OpenPlaques in Liverpool

by Martin

Black plaque marking the location of High Street, Liverpool, one of the original seven streets of the town

A project to map all the blue plaques in Britain has had a recent surge of additions to its Liverpool collection.

OpenPlaques is a project to “collect and open up data about plaques and the people they commemorate”, which involves placing all the information about blue plaques and the people they are dedicated to on an OpenStreetMap map. You can use the OpenPlaques database in your own projects, as it’s all under Creative Commons Attribution Non-commercial Share-Alike and Open Data Commons Public Domain Dedication licenses (which means you can generally do anything non-commercial with them as long as you give credit to the source).

The site actually includes all blue and non-blue plaques from projects with similar aims to the original blue plaques scheme from the Royal Society of Arts, now run by English Heritage. I first mentioned them back in February 2010 amongst other web sites for local history.

Since the beginning of October the OpenPlaques Twitter account has been announcing a string of new Liverpool plaques being added to their database.[blackbirdpie url=”https://twitter.com/#!/openplaques/status/120948854471393280″]

They were up to 43 by 3rd October, and were already at 84 as of writing this (16th Oct). You can submit your own if it’s not already in their database, so do lend a hand if you can. Liverpool was the first city outside London to be included in the English Heritage blue plaque scheme, which goes to show the city’s importance in national history. Liverpool’s first plaques celebrated the lives of Bessie Braddock, J. A. Brodie, John Lennon, Wilfred Owen, Captain Noel Chevasse and 10 others.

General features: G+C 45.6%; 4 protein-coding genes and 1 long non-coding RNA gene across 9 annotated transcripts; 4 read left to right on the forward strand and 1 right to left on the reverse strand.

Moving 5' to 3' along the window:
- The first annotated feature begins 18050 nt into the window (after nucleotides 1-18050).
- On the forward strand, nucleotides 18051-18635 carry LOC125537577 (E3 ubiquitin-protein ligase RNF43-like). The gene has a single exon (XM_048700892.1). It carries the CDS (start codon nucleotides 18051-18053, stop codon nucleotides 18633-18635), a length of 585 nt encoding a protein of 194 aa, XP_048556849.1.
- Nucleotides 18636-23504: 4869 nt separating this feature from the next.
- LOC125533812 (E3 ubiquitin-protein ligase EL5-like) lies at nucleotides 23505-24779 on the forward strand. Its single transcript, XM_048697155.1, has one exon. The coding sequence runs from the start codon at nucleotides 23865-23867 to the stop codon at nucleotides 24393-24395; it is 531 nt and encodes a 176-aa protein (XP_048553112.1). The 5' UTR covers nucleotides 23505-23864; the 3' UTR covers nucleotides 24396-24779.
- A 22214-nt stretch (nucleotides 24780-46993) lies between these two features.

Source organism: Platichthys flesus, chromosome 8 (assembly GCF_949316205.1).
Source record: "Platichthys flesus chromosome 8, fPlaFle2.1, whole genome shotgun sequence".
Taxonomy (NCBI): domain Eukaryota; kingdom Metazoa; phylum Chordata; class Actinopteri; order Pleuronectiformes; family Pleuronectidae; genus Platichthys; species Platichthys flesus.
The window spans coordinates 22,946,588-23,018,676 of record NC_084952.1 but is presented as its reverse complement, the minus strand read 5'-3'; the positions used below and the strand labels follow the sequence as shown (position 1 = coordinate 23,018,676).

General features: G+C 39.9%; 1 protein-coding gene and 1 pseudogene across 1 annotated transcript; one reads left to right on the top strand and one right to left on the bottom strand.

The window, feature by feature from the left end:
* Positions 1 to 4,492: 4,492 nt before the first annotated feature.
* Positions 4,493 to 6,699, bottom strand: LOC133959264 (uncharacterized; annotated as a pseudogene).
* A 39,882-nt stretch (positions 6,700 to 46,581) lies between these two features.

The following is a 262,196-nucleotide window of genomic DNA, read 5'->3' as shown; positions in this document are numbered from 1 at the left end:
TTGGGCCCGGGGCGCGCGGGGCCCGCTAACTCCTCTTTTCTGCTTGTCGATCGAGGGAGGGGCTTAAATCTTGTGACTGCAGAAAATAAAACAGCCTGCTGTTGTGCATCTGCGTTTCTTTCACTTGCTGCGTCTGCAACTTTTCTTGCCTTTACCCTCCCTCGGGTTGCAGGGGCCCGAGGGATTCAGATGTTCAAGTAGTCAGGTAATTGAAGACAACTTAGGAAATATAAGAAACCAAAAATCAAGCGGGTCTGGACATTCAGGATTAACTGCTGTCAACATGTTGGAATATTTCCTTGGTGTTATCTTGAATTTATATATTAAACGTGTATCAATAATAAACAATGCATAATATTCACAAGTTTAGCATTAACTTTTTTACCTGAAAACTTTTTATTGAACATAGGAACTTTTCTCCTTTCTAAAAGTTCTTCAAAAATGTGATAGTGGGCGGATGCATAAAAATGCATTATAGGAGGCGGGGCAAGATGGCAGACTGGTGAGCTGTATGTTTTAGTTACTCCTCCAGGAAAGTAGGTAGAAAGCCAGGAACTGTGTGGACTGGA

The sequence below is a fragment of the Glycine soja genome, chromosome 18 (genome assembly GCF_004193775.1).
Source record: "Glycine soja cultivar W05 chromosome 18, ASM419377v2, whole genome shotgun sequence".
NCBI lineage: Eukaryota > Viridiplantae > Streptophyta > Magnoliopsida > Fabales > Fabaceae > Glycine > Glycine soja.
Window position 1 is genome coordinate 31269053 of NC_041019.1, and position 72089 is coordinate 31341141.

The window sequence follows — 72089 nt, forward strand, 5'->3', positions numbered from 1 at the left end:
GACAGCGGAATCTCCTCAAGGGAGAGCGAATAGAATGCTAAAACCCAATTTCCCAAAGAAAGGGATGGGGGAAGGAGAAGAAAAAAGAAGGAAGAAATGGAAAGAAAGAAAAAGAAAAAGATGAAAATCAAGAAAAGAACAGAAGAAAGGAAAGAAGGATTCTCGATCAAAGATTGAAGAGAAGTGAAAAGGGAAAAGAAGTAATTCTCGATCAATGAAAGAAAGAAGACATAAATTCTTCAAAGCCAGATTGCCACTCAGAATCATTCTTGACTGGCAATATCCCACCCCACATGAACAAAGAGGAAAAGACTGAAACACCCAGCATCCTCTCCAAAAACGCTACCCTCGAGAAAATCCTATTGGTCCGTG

Also while writing this, I’ve noticed that a string of black Liverpool Council plaques are featured on the home page, such as this one marking one of the original seven streets, High Street.

One other thing you can help with is the location of Frankie Vaughan’s plaque. It was unveiled in 2005 at the Museum of Liverpool Life, but no one at the moment can confirm that it’s still there. Has it been moved to the new Museum of Liverpool? Or is it still in the MoLL? Let us know in the comments if you know where it is/was!

Image: High Street South Plaque, by TonyMo22 via Flickr (Creative Commons by-nc-sa)

2 responses to “OpenPlaques in Liverpool”

  1. Paul says:

    Not sure if you have this one on your list, but I believe it has a blue plaque on it, I can’t be sure, but you can see it on this picture if you follow the link I have added on the address. My Nan used to live here at 13 Beach Lawn in Waterloo where the much maligned Bruce Ismay, the MD and Chairman of the White Star Line who survived the Titanic once lived between 1865 and 1885. It is also rumoured (according to my late Nan) that it was also famous for lodging Football stars like Jackie Milburn when they visited the City to play Everton & Liverpool FC.

  2. Martin says:

    Hi Paul,
    Thanks for pointing this one out. It looks like OpenPlaques don’t have it on their list. There are details of the plaque in a document on the English Heritage website (PDF). Download it and search for the Beach Lawn address.

    As OpenPlaques doesn’t have it listed yet, perhaps you could consider adding it? I’m sure they’d appreciate the input.

Leave a Reply

Your email address will not be published. Required fields are marked *